Southern legitimacy statement: I remember being 10-years old and sneaking out of my 15-year-old cousin’s house to “borrow” my aunt’s car for a late night feed at a White Castle in Florida.
Squatting over the pit in the rain you have one thought: Do. Not. Lose. Your. Balance.
The sides are slippery red clay. A reed mat is supposed to help steady users of this Amazonian outhouse, but it’s slick. You don’t want to fall in. You also don’t want to look down, but can’t help it. The mush at the bottom of the hole writhes with dung beetles, maggots, and who knows what else.
You thought it would be fun to visit Amy in the Peace Corps as she worked to promote ecotourism in the jungle. But you hadn’t split on the best of terms, not after she caught you with Tara. (You were all heading to the lake house. Amy worked late, so you left her a note: “Tara came. Couldn’t wait. See you soon.” Amy arrived sooner than expected.)
Still, as a budding biologist, a semester off sounded great. Wake up with monkeys clambering through the trees, pilot a small boat on an Amazon tributary, add to your birdwatcher life list, and experience the mystery of the rainforest. Despite having slept with her sister, you asked Amy if you could visit. She agreed.
Reality proves harsh. The monkeys scream and throw shit, the boat has no gas, the hordes of mosquitos raise welts that meld into one large bump. And the rain. Not sure what you expected, but your clothes are always wet, mold grows on everything, and you may be getting trench foot.
The laborers building Amy’s bridge to the waterfall look at you sideways and sneer before whispering to each other in Spanish, which you don’t understand. Mosquitos don’t bother them. Gualberto is amused at your never-ending swatting.
The fruit and veggies run out after four days. For three weeks meals have been porridge, noodles, and rice, which are all running low. There appears to be no timetable for resupply.
Amy is aloof. Whatever forgiveness you’d imagined coming from her was not happening. She barely speaks to you.
She found you a volunteer job for Wildlife International. Each day you hike up a ridge to a view over the rainforest. You put on headphones, hold an antenna, and write down coordinates where the beeps are loudest. This marks the location of a tapir biologists radio collared last month.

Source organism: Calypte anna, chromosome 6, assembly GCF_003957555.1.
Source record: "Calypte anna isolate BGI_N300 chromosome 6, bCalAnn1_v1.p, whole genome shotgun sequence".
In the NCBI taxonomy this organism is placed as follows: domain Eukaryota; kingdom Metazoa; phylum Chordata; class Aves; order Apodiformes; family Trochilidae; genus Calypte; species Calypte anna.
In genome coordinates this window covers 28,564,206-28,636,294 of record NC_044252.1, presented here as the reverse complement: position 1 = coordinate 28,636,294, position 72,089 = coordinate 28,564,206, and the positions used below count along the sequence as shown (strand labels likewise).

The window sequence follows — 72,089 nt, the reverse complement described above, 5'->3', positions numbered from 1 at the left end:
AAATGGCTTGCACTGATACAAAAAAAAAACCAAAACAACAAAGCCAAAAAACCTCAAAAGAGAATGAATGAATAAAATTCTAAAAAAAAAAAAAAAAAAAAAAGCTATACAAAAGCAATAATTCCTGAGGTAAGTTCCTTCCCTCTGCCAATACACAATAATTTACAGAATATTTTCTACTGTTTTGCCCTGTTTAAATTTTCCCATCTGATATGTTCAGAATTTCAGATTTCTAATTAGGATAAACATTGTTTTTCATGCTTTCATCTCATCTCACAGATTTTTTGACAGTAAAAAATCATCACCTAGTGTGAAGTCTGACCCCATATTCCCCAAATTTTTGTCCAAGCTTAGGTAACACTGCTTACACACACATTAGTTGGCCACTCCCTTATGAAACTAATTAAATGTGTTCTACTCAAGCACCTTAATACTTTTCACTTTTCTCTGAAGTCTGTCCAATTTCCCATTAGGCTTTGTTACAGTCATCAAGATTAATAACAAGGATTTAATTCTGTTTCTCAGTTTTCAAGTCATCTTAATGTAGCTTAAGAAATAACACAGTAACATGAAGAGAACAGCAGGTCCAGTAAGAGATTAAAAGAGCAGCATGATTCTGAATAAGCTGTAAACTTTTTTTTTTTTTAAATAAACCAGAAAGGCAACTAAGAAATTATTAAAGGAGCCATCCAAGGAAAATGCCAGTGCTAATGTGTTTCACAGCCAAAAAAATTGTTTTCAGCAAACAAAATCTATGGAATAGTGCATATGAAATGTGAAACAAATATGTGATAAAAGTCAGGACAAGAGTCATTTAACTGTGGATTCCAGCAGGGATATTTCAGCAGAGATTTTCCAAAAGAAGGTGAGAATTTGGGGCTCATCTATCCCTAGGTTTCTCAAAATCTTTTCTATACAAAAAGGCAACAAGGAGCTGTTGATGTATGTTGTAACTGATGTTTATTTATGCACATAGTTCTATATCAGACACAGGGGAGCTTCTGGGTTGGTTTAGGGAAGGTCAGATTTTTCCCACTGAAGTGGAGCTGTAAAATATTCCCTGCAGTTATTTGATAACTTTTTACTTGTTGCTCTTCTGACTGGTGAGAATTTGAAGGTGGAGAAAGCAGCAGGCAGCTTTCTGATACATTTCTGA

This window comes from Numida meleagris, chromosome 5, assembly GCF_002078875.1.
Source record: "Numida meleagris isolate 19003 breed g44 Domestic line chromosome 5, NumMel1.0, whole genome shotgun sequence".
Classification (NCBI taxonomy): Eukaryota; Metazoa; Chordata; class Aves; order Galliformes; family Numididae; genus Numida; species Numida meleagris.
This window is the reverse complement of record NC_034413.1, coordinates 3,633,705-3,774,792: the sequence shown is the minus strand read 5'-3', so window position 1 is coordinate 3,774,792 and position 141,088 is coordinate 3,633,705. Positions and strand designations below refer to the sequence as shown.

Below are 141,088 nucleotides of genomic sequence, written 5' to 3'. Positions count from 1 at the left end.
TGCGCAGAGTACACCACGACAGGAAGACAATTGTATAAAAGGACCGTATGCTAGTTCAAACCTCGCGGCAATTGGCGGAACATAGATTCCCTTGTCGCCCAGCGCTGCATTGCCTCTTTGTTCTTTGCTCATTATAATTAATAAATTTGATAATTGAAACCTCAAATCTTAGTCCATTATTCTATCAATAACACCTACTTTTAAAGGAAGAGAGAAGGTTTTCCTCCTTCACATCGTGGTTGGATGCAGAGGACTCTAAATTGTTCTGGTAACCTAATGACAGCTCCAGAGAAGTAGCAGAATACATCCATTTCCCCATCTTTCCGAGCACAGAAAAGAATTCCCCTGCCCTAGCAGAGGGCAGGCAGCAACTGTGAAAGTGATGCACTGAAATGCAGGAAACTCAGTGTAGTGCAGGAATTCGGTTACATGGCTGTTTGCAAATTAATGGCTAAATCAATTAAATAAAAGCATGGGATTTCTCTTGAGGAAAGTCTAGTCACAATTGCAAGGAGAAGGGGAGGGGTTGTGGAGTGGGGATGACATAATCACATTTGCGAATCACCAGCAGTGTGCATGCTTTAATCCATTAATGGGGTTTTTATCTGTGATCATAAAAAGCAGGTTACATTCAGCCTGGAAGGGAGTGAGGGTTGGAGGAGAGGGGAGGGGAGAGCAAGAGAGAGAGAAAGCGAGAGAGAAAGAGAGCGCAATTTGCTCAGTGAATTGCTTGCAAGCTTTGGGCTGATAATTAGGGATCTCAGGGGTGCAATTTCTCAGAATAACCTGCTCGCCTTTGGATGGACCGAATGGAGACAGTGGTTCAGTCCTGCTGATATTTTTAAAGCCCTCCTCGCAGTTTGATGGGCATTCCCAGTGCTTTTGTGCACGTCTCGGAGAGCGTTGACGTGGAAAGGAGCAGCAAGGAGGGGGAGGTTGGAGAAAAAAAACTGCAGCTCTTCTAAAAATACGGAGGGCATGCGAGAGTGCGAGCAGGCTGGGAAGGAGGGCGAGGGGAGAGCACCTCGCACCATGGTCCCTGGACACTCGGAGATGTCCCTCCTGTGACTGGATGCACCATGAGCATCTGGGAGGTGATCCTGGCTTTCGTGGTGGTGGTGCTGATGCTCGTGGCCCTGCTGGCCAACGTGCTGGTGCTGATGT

They said you might not hear it every day, but immediately you pick up a signal. You’re ecstatic. You are helping science to understand—save, even—the rainforest.
After a few days, something seems wrong. You tell Amy that you keep getting the same reading and she guffaws; the only time she’s laughed in camp.
“It’s dead,” she says. “You’re tracking a dead animal.” She tells Gualberto in Spanish and he snickers.
Why they find it so funny is beyond you. Still, you keep climbing the steep, muddy trail every day, if for no other reason than to get out of camp. You take readings twice a day and write them down. They never change.
This morning’s breakfast portions are tiny. The porridge is gone and Gualberto doles out a couple of spoonfuls of overcooked, mushy noodles. You’re sure he skimps on your portion.
The sun shines for the first time in weeks. You climb to your perch. You could write the coordinates down from memory, but you dutifully take a telemetry reading and jot it in the field notebook. You watch scarlet macaws cruise over the canopy, spy on a troop of howler monkeys on the cliffs, and shudder when a hummingbird-size wasp buzzes by too close.
On the way back to camp, you glimpse a gray flash in the brush, maybe an armadillo or a brocket deer. Then you see a blue crowned trogon sitting on a branch.
A shiver rides your spine as you approach the toilet pit. At first, you think it’s because you’ll have to use it soon. Then you realize you can’t see the tops of the tents. You round the bend and the camp is gone. No clothes hanging to dry. No tents. No boat. An aluminum pot with a couple of scoops of noodle sits next to the fire pit.
Amy left a note, written on toilet paper, inside a plastic bag: “Boat came. Couldn’t wait. See you soon.”